Prompt Nights -1/6/17

This week’s prompt: ‘Tomorrow when the sun will rise, who knows what the tide could bring.’

brendas-ocean-side-cropped

TREASURE FROM THE TIDE

Each morning eight-year-old Aran, his mahogany skin warmed by the sun, trekked to the shore to greet his best friend. The brilliant blue of the water delighted him, and as the waves danced and frolicked on their way to the beach, Aran waited eagerly for them to spill onto the sand at his feet so that he could dance with them.

After splashing in the tide to his heart’s content, he then hurried to the small cave set into the rocky cliff overlooking the beach, where he kept his stash of sea-polished rocks. Daily, he scoured the beach, collecting new ones, always anticipating some special treasure that he was sure, one day, would be deposited on this tiny island by this best of friends, the ocean.

Today he’d found that gift. But what was it? Coral? It didn’t feel like coral. It wasn’t quite hard enough. He examined it closely, his nimble fingers tracing the scores of tiny hollows that formed a pattern and offered a mystery.

He carried it home at lunch time to show his mom and Grandfather. “What is it, Poppy?” he’d asked Grandfather. He knew Poppy had traveled to distant lands many years ago, and he would surely know what this beautiful treasure was.

“It’s a wasps’ nest,” was the rep!y, and then, because the island had no wasps, Poppy had to explain about the insects and how they built their homes.

Fascinated by Poppy’s words, Aran held the delicate structure close. Here it was! His anticipated treasure from another world! His connection with people and adventures that were beyond his ocean! He would treasure this gift … keep it safe … and some day … some day he would set off from this tiny island that had been his home for eight years, and – carried in the arms of his best friend – he would discover the rest of the world for himself.

~~~

Friday Fictioneers – 12/13/13 – ‘Anthropology 101’

I feel as if I’ve been darting in and out of Friday Fictioneers lately, but it’s such fun that I don’t want to miss unless I have to. This week I managed to cook up a little something, so you’ll find my story below Adam Ickes’ interesting picture.

Jump over to Rochelle’s blog to check out the details if you’d like to offer your own 100-word story.

Copyright - Adam Ickes

 ANTHROPOLOGY 101

My marriage to an anthropologist was educational – and short. Herman insisted we honeymoon on an island he’d studied for years – certain he could convince the cannibalistic natives to help him with his research. I acquiesced.

The ship captain called us fools as he left us on the shore, but Herman insisted he had everything under control.

When the tribe captured us, they bound Herman and carried me to a huge throne. Seems my blond hair was their sign that their goddess had arrived. I’m to be worshiped and given every heart’s desire forever.

Of course, they feasted in celebration of my arrival.

I’ll miss Herman.

~~~

~~~

 

 

Friday Fictioneers — 10/4/13 — Three For One

Well it does feel good to get back in the saddle with Friday Fictioneers. I have been a little swamped with other work the past couple months and have missed out on the fun. But this week I am going to have even more fun than usual because not only have I written a story in response to the challenge, but I have also invited the students in my current creative writing class to participate along with me.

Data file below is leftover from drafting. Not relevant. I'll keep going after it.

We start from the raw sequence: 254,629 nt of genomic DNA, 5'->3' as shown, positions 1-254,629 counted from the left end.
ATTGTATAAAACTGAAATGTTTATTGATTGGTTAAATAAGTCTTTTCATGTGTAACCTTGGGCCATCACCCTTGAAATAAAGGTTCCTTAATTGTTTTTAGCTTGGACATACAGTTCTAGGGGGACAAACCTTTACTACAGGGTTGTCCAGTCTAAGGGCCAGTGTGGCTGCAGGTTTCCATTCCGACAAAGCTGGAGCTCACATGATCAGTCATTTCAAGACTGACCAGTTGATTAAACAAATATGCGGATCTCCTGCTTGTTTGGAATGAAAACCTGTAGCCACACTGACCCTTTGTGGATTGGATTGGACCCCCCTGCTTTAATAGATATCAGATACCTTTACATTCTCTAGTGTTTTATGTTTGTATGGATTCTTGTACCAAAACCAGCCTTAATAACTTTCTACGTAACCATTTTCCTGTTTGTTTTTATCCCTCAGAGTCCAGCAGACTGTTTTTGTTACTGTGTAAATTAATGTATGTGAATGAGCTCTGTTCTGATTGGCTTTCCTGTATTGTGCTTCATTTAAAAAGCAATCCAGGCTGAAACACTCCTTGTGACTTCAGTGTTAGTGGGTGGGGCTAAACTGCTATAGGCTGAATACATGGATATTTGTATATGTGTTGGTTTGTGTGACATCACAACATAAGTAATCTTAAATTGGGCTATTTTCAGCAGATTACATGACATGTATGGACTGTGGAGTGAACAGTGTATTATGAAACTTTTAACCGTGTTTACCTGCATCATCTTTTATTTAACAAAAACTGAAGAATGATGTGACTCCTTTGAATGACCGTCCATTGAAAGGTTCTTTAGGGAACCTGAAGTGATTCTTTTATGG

Unfortunately, most of those students have not had the time to submit something for this week’s prompt (I keep them too busy writing for the class), but two students have joined me. The first submission is a 100-word story from Jo Boester, who is a new blogger here on WordPress. (You will find her blog at this link: http://jboester.wordpress.com/).

The second submission is a 100-word poem from Erin Campbell. Now, Erin actually submitted this poem for another challenge we took part in, but when I looked at the picture for this week and saw the connection with the ocean, I took it upon myself to encourage her to let her poem apply to FF’s as well. She writes of tide and time from a unique perspective, and I think it’s a fitting response to the challenge.

I’m very proud of both of these writers and look forward to seeing them pursue their writing goals and publish more of their work in the near future.

Last of all, you will find my story. I was just in the mood for romance this week, and although seagulls seem to be the main focus of the photo, my mind and heart were captured by the beach itself and the romantic interlude it inspired. Hope you enjoy what we have to offer.

Here’s the photo prompt, which comes to us from E. A. Wicklund at http://momusnews.wordpress.com/

TWO SEAGULS -- E. A. WICKLUND

THE LONELY SEAGULL
by Jo Boester

As I walked on the beach early one morning, I spied a seagull ahead of me, sluggishly wading in the water. The closer I came to him the more I could sense his loneliness. When I drew closer, I saw another seagull circling overhead.

The seagull in flight was slowly closing the gap between them, and as he swooped down, they both spread their wings wide in greeting. Some observers might have thought this was an act of aggression, but I believe it was a way of avoiding being alone for another long day. I wondered: “Do the birds, as well as man, desire companionship?”